UBC Faculty Research and Publications

IGFBP-4 and −5 are expressed in first-trimester villi and differentially regulate the migration of HTR-8/SVneo cells Crosley, Erin J; Dunk, Caroline E; Beristain, Alexander G; Christians, Julian K

Abstract

Background: Adverse gestational outcomes such as preeclampsia (PE) and intrauterine growth restriction (IUGR) are associated with placental insufficiency. Normal placental development relies on the insulin-like growth factors -I and -II (IGF-I and -II), in part to stimulate trophoblast proliferation and extravillous trophoblast (EVT) migration. The insulin-like growth factor binding proteins (IGFBPs) modulate the bioavailability of IGFs in various ways, including sequestration, potentiation, and/or increase in half-life. The roles of IGFBP-4 and −5 in the placenta are unknown, despite consistent associations between pregnancy complications and the levels of two IGFBP-4 and/or −5 proteases, pregnancy-associated plasma protein -A and -A2 (PAPP-A and PAPP-A2). The primary objective of this study was to elucidate the effects of IGFBP-4 and −5 on IGF-I and IGF-II in a model of EVT migration. A related objective was to determine the timing and location of IGFBP-4 and −5 expression in the placental villi. Methods: We used wound healing assays to examine the effects of IGFBP-4 and −5 on the migration of HTR-8/SVneo cells following 4 hours of serum starvation and 24 hours of treatment. Localization of IGFBP-4, −5 and PAPP-A2 was assessed by immunohistochemical staining of first trimester placental sections. Results: 2 nM IGF-I and -II each increased HTR-8/SVneo cell migration with IGF-I increasing migration significantly more than IGF-II. IGFBP-4 and −5 showed different levels of inhibition against IGF-I. 20 nM IGFBP-4 completely blocked the effects of 2 nM IGF-I, while 20 nM IGFBP-5 significantly reduced the effects of 2 nM IGF-I, but not to control levels. Either 20 nM IGFBP-4 or 20 nM IGFBP-5 completely blocked the effects of 2 nM IGF-II. Immunohistochemistry revealed co-localization of IGFBP-4, IGFBP-5 and PAPP-A2 in the syncytiotrophoblast layer of first trimester placental villi as early as 5 weeks of gestational age. Conclusions: IGFBP-4 and −5 show different levels of inhibition on the migration-stimulating effects of IGF-I and IGF-II, suggesting different roles for PAPP-A and PAPP-A2. Moreover, co-localization of the pappalysins and their substrates within placental villi suggests undescribed roles of these molecules in early placental development.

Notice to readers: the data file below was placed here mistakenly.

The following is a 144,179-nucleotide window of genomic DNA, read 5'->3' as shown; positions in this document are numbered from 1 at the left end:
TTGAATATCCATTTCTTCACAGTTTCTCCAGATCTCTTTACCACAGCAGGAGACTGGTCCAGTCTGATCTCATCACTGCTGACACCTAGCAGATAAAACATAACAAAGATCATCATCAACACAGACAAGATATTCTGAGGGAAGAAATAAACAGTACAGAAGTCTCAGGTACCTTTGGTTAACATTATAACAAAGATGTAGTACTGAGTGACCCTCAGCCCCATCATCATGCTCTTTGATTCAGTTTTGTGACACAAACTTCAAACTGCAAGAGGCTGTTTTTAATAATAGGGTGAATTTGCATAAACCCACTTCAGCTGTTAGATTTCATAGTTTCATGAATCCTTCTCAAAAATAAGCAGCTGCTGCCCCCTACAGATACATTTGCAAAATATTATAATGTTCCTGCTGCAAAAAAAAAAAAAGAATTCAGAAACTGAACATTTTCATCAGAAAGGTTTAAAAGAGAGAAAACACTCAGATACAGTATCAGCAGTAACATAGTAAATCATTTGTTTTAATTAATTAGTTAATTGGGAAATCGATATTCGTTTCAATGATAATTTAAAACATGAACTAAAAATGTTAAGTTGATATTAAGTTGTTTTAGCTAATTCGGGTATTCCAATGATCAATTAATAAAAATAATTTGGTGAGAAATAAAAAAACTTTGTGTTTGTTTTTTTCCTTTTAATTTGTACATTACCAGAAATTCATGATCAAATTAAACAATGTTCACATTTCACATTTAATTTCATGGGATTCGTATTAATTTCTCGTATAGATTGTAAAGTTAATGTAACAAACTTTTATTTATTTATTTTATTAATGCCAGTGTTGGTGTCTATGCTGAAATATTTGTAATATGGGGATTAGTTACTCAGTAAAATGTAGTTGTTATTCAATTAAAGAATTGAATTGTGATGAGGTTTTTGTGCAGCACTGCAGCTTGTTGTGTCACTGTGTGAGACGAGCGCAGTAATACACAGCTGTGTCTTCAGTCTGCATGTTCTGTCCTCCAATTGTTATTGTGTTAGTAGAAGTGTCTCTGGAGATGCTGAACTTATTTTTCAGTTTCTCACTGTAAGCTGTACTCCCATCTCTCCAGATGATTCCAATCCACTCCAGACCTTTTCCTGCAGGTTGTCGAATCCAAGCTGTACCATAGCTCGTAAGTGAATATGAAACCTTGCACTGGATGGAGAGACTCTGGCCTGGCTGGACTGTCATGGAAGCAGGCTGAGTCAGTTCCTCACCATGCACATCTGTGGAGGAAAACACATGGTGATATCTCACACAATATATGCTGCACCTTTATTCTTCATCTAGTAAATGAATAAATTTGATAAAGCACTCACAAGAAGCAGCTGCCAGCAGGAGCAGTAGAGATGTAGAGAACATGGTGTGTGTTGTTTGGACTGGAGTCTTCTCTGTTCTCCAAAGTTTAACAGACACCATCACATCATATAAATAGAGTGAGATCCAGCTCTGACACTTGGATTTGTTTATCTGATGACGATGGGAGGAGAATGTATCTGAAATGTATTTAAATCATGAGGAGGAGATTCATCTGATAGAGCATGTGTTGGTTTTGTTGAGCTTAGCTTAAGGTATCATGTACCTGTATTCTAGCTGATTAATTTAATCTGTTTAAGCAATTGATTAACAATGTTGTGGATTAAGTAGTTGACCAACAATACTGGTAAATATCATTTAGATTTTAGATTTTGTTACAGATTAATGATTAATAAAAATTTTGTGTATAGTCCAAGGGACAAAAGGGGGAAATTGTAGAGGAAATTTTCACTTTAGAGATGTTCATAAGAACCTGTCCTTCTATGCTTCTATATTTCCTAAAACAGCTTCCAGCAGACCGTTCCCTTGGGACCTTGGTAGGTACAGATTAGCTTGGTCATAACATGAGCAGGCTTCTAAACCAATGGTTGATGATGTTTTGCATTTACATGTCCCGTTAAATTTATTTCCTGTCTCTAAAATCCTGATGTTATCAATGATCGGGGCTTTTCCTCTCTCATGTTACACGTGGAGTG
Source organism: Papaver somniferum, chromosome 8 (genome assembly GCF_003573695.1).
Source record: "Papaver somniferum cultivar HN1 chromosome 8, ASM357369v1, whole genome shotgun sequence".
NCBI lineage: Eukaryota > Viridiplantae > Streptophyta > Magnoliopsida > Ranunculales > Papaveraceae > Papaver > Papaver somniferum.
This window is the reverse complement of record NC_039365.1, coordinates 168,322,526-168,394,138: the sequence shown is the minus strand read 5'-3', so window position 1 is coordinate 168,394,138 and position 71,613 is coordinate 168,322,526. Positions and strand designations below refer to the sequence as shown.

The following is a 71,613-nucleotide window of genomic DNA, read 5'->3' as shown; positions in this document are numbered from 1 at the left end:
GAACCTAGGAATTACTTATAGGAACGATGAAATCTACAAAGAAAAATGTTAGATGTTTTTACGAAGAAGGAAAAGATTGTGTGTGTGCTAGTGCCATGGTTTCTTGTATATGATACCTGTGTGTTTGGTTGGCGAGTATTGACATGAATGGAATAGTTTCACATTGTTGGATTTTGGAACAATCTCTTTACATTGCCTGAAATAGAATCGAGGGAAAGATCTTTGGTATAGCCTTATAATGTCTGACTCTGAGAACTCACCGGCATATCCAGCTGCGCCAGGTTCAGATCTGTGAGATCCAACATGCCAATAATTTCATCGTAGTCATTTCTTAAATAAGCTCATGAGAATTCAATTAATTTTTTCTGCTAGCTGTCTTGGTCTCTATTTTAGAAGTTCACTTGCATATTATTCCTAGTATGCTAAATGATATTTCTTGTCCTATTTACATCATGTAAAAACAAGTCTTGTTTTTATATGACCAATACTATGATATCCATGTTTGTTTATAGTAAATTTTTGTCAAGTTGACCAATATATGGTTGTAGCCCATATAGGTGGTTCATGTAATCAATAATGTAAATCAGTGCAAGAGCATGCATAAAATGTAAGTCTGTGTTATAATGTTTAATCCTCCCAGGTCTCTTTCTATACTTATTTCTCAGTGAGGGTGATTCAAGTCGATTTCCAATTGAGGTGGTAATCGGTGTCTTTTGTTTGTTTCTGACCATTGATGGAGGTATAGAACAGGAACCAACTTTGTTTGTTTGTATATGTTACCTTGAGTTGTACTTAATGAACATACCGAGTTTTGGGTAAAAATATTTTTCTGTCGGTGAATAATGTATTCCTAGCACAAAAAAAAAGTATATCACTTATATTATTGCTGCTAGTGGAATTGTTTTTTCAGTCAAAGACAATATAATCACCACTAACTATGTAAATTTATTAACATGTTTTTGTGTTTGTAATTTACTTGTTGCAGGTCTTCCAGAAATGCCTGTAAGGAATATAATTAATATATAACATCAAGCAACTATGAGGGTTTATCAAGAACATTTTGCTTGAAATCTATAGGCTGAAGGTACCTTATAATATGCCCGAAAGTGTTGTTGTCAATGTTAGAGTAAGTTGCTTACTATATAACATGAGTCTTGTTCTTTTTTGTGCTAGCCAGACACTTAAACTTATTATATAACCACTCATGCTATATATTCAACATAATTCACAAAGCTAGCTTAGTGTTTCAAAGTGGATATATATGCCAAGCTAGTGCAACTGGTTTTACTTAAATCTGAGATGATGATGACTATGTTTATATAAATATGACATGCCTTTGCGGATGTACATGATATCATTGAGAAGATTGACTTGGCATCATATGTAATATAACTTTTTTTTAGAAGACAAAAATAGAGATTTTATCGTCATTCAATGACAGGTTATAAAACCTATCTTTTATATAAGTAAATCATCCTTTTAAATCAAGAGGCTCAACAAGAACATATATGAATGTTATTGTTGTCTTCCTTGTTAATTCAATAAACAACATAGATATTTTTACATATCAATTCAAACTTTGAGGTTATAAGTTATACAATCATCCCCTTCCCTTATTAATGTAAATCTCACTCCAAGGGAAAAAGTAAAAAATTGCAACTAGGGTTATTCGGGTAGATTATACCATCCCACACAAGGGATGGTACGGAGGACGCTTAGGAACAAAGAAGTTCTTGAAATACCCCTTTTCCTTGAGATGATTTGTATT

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Attribution 4.0 International (CC BY 4.0)

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